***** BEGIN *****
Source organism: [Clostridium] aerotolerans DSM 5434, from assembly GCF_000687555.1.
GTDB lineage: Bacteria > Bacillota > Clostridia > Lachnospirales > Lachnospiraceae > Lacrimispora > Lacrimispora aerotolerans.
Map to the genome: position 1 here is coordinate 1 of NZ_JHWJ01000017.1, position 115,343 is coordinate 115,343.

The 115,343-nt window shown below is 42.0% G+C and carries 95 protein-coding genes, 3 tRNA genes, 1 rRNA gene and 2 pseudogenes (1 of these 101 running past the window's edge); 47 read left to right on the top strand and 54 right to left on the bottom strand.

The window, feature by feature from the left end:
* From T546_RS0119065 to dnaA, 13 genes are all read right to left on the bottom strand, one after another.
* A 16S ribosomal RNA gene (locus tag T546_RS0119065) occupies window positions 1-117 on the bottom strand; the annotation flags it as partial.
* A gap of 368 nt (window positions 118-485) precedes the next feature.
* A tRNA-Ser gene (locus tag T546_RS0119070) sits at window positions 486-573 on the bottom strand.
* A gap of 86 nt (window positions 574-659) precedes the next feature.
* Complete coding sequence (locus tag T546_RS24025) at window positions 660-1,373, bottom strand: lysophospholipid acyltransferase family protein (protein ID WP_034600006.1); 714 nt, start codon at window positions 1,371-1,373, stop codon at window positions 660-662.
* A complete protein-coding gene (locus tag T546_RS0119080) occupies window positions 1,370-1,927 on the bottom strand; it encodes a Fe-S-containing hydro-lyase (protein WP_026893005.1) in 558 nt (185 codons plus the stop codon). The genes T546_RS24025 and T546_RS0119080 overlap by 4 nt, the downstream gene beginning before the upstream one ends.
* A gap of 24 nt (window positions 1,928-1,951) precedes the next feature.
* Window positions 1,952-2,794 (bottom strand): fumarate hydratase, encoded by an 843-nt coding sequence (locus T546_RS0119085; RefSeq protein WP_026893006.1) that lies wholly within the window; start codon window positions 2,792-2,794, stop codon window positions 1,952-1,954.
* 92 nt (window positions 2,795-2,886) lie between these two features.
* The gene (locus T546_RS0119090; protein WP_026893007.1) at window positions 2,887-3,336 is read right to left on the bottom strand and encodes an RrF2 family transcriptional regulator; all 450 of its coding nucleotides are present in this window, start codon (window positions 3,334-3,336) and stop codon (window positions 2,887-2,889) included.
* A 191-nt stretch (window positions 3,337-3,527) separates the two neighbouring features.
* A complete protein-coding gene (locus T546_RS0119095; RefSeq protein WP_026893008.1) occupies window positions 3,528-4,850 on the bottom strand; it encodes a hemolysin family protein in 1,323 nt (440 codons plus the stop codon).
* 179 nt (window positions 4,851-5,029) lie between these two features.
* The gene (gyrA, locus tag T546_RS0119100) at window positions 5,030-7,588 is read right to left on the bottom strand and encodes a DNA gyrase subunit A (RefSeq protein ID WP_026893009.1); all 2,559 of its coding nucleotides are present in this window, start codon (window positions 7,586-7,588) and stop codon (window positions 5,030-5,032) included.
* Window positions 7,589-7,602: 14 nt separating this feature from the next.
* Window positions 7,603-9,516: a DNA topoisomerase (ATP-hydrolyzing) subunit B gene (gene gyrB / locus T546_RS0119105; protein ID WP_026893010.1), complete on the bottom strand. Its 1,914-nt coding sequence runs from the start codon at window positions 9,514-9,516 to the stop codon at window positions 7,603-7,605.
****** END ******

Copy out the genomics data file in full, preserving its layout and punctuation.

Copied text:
Source organism: [Clostridium] aerotolerans DSM 5434, from assembly GCF_000687555.1.
GTDB lineage: Bacteria > Bacillota > Clostridia > Lachnospirales > Lachnospiraceae > Lacrimispora > Lacrimispora aerotolerans.
Map to the genome: position 1 here is coordinate 1 of NZ_JHWJ01000017.1, position 115,343 is coordinate 115,343.

The 115,343-nt window shown below is 42.0% G+C and carries 95 protein-coding genes, 3 tRNA genes, 1 rRNA gene and 2 pseudogenes (1 of these 101 running past the window's edge); 47 read left to right on the top strand and 54 right to left on the bottom strand.

The window, feature by feature from the left end:
* From T546_RS0119065 to dnaA, 13 genes are all read right to left on the bottom strand, one after another.
* A 16S ribosomal RNA gene (locus tag T546_RS0119065) occupies window positions 1-117 on the bottom strand; the annotation flags it as partial.
* A gap of 368 nt (window positions 118-485) precedes the next feature.
* A tRNA-Ser gene (locus tag T546_RS0119070) sits at window positions 486-573 on the bottom strand.
* A gap of 86 nt (window positions 574-659) precedes the next feature.
* Complete coding sequence (locus tag T546_RS24025) at window positions 660-1,373, bottom strand: lysophospholipid acyltransferase family protein (protein ID WP_034600006.1); 714 nt, start codon at window positions 1,371-1,373, stop codon at window positions 660-662.
* A complete protein-coding gene (locus tag T546_RS0119080) occupies window positions 1,370-1,927 on the bottom strand; it encodes a Fe-S-containing hydro-lyase (protein WP_026893005.1) in 558 nt (185 codons plus the stop codon). The genes T546_RS24025 and T546_RS0119080 overlap by 4 nt, the downstream gene beginning before the upstream one ends.
* A gap of 24 nt (window positions 1,928-1,951) precedes the next feature.
* Window positions 1,952-2,794 (bottom strand): fumarate hydratase, encoded by an 843-nt coding sequence (locus T546_RS0119085; RefSeq protein WP_026893006.1) that lies wholly within the window; start codon window positions 2,792-2,794, stop codon window positions 1,952-1,954.
* 92 nt (window positions 2,795-2,886) lie between these two features.
* The gene (locus T546_RS0119090; protein WP_026893007.1) at window positions 2,887-3,336 is read right to left on the bottom strand and encodes an RrF2 family transcriptional regulator; all 450 of its coding nucleotides are present in this window, start codon (window positions 3,334-3,336) and stop codon (window positions 2,887-2,889) included.
* A 191-nt stretch (window positions 3,337-3,527) separates the two neighbouring features.
* A complete protein-coding gene (locus T546_RS0119095; RefSeq protein WP_026893008.1) occupies window positions 3,528-4,850 on the bottom strand; it encodes a hemolysin family protein in 1,323 nt (440 codons plus the stop codon).
* 179 nt (window positions 4,851-5,029) lie between these two features.
* The gene (gyrA, locus tag T546_RS0119100) at window positions 5,030-7,588 is read right to left on the bottom strand and encodes a DNA gyrase subunit A (RefSeq protein ID WP_026893009.1); all 2,559 of its coding nucleotides are present in this window, start codon (window positions 7,586-7,588) and stop codon (window positions 5,030-5,032) included.
* Window positions 7,589-7,602: 14 nt separating this feature from the next.
* Window positions 7,603-9,516: a DNA topoisomerase (ATP-hydrolyzing) subunit B gene (gene gyrB / locus T546_RS0119105; protein ID WP_026893010.1), complete on the bottom strand. Its 1,914-nt coding sequence runs from the start codon at window positions 9,514-9,516 to the stop codon at window positions 7,603-7,605.